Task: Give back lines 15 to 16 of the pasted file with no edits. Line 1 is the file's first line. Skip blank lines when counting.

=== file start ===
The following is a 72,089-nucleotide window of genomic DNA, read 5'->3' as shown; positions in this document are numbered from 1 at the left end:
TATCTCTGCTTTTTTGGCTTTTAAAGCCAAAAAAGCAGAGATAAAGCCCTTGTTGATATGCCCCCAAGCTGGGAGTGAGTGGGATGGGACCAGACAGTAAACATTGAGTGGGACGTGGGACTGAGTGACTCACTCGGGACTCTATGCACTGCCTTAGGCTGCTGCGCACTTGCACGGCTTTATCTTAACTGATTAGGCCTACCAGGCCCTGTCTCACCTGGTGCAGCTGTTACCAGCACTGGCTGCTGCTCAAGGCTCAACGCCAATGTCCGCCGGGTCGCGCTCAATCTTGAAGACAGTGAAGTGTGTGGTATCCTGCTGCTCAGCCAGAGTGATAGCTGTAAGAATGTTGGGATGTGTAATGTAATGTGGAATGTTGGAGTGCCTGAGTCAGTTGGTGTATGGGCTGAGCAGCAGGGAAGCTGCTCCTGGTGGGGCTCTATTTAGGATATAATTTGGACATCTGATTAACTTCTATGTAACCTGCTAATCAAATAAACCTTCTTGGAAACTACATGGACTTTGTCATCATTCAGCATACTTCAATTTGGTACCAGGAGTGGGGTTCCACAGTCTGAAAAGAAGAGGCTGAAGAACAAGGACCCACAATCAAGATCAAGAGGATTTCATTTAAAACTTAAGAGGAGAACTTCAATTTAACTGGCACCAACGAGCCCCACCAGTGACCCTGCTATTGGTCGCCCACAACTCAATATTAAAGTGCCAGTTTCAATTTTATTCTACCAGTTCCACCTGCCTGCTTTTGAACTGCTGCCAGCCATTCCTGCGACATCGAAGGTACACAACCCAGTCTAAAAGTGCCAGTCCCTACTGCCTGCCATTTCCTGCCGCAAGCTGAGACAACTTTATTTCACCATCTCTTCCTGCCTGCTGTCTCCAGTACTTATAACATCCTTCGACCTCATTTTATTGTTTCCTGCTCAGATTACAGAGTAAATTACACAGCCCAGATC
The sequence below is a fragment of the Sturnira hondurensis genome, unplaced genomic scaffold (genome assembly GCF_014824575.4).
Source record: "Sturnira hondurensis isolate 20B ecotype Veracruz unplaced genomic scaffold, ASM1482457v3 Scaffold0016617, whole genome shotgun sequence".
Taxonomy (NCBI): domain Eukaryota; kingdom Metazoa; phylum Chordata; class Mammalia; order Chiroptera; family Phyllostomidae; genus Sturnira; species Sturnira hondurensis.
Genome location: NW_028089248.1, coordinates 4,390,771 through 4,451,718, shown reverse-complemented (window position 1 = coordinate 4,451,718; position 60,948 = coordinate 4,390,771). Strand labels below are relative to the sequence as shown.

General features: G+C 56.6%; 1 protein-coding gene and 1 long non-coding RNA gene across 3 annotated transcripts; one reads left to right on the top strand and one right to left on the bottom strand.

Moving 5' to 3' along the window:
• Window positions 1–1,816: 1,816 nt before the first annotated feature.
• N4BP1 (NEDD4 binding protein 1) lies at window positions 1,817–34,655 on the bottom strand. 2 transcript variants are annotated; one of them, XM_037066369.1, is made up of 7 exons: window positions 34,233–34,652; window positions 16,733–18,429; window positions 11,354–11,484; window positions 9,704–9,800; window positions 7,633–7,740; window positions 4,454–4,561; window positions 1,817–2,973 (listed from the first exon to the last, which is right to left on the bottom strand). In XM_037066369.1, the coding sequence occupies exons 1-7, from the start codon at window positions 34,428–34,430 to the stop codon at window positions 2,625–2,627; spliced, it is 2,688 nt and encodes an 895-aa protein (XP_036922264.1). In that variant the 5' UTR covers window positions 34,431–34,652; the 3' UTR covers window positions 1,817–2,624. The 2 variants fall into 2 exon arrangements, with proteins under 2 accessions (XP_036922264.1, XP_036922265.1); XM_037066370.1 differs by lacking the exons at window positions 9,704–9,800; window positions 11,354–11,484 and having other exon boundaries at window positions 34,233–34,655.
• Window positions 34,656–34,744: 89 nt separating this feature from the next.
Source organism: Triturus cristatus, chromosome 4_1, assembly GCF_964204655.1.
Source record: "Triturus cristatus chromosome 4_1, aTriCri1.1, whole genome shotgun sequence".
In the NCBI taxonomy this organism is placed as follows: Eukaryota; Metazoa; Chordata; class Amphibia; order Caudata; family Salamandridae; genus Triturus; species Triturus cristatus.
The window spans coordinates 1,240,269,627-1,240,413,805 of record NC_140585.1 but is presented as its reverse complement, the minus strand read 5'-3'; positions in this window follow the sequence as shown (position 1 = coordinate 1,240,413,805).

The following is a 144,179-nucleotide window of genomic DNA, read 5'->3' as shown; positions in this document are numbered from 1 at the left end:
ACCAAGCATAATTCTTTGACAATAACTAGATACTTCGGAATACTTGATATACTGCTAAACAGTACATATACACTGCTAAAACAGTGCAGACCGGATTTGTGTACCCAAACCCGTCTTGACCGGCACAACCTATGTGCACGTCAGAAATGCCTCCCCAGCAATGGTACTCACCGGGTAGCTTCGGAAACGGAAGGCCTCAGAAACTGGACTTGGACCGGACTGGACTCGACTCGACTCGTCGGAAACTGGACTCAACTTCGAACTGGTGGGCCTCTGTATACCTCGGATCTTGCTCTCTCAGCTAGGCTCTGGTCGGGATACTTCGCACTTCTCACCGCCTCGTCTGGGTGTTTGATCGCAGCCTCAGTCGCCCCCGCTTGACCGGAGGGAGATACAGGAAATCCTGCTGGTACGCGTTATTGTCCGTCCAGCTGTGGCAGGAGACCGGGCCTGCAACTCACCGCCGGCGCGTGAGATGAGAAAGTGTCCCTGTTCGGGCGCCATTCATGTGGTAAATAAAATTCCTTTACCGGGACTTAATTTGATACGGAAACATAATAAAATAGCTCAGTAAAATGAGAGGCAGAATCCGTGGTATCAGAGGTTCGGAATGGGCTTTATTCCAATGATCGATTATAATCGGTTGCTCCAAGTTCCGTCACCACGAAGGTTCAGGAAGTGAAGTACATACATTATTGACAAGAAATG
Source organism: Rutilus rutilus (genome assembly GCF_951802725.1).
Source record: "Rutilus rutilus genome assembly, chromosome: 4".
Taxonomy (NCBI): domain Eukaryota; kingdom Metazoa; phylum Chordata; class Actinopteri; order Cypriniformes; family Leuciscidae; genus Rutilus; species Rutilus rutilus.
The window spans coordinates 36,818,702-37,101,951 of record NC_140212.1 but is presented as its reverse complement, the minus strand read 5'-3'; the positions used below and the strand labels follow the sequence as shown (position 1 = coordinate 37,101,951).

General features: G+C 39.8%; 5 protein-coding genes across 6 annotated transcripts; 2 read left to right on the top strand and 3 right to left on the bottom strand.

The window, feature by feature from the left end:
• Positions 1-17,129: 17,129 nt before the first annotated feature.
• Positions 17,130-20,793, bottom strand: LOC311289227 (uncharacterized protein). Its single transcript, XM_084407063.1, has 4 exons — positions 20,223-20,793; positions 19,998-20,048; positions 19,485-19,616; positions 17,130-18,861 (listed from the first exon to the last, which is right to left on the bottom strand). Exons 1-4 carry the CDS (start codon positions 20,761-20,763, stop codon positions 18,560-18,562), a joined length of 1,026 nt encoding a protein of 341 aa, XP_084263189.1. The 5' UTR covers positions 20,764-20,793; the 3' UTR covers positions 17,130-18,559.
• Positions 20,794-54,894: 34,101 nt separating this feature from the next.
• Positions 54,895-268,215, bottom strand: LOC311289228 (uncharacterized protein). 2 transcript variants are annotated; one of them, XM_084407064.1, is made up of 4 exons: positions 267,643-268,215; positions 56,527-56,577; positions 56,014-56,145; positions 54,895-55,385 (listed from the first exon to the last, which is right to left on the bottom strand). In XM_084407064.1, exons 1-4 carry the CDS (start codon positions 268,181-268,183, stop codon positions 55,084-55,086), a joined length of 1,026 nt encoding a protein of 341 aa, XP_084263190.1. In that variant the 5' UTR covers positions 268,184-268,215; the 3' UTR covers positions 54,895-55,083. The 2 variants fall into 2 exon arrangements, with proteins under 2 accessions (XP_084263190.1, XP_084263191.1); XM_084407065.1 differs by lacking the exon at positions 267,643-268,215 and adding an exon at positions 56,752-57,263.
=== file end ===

The window spans coordinates 1,240,269,627-1,240,413,805 of record NC_140585.1 but is presented as its reverse complement, the minus strand read 5'-3'; positions in this window follow the sequence as shown (position 1 = coordinate 1,240,413,805).

The following is a 144,179-nucleotide window of genomic DNA, read 5'->3' as shown; positions in this document are numbered from 1 at the left end: